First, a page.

The implementation of an evidence-based HF program improved patient self-care when patients received adequate education and resources. Patients understood the importance of early symptom recognition, lifestyle modification, medication and treatment plan adherence, and attendance at follow-up appointments. Before implementation of the pilot program, the 30-day readmission rate was directly correlated to the lack of initiatives and resources for patients with HF. Changes to inpatient care processes, discharge processes, and postdischarge follow-up led to a reduction in readmissions. The multidisciplinary team approach reduced gaps in care and improved coordination and transition of care.
The results of this pilot program (increase in adherence to AHA recommendations and a 16.6% decrease in the 30-day readmission rate) provide sufficient evidence to consider implementing this program for patients with HF throughout the hospital. The Hospital Readmissions Reduction Program targets hospital readmissions within 30 days of discharge. The Centers for Medicare and Medicaid Services began assessing financial penalties based on risk-standardized 30-day readmission rates for HF. Each HF admission costs the hospital approximately $15 000. The penalty for high readmission rates is 3% of the total Medicare reimbursement.13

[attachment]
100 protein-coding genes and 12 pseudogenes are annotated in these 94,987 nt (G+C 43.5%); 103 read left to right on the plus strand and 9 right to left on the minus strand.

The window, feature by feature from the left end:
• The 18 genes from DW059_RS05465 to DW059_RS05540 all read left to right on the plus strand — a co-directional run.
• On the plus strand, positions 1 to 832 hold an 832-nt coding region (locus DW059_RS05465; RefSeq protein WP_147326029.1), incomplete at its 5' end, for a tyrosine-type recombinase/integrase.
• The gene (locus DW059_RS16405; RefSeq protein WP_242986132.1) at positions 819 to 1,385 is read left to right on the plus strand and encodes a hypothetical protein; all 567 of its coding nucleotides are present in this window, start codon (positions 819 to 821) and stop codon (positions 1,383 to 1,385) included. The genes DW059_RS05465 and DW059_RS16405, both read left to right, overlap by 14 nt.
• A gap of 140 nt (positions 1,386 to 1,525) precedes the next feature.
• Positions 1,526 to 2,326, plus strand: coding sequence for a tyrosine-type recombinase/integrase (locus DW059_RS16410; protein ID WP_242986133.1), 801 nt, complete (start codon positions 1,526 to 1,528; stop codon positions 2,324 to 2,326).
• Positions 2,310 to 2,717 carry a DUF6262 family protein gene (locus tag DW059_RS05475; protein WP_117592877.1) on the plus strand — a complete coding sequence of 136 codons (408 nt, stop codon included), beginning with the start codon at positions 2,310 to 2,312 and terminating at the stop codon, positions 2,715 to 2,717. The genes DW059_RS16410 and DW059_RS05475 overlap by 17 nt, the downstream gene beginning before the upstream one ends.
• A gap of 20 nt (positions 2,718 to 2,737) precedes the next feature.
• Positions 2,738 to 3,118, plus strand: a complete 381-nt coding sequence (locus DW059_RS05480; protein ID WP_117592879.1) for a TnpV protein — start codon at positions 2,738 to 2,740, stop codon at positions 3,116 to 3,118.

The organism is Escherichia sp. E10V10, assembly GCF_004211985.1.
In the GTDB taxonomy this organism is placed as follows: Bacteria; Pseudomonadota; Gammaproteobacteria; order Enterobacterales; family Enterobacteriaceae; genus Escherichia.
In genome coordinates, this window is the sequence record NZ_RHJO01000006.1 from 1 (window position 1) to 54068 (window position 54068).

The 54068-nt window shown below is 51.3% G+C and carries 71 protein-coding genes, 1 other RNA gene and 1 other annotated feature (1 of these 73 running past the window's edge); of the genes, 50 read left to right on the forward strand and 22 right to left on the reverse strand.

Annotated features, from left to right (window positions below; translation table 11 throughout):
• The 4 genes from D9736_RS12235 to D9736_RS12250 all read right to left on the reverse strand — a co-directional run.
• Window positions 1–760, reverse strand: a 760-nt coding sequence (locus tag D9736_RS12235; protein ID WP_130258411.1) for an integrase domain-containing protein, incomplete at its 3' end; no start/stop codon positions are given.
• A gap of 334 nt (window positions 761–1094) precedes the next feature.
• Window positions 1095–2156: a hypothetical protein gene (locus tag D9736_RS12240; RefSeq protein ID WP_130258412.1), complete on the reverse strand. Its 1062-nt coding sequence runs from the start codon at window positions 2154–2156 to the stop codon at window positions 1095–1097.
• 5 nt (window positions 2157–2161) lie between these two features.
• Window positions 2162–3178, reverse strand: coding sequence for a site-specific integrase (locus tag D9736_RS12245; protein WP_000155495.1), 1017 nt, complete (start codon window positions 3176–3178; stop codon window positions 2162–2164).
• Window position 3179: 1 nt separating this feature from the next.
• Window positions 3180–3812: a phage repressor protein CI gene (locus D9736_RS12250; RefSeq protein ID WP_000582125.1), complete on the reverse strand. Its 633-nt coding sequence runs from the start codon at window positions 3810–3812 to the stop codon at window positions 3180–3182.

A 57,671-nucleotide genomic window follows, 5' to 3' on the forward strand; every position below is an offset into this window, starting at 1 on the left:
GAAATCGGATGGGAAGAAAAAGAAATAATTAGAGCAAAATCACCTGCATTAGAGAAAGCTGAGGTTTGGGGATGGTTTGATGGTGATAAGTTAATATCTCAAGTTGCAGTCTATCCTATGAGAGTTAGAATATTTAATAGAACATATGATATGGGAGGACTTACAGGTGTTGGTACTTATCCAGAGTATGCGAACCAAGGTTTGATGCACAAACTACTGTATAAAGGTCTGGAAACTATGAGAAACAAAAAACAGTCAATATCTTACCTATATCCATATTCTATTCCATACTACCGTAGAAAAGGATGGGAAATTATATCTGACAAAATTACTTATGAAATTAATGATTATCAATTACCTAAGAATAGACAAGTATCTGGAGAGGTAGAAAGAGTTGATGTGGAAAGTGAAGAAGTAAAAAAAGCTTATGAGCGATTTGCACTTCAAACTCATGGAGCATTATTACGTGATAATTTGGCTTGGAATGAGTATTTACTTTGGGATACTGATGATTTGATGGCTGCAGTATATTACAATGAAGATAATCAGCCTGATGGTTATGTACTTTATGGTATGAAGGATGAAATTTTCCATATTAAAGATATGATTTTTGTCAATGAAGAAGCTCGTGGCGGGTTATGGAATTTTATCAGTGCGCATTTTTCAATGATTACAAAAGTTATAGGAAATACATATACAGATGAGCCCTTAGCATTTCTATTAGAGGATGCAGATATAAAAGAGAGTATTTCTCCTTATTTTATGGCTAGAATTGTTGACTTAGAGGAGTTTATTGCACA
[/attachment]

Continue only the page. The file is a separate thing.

Patients with high-risk conditions (hypertension, coronary artery disease, diabetes mellitus, or decreased ejection fraction) who are identified in the cardiology clinic or admitted to the hospital will be enrolled in our HF program. The 30-day readmission rates will be monitored monthly. The electronic health record team sends weekly HF admission reports and monthly readmission reports to the HF team. The HF team will track nurses’ and patients’ adherence to the program by performing monthly electronic medical record reviews.
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To learn more about heart failure, read “Right Ventricular Failure” by Leeper in AACN Advanced Critical Care, 2020;31(1):49-56. Available at www.aacnacconline.org.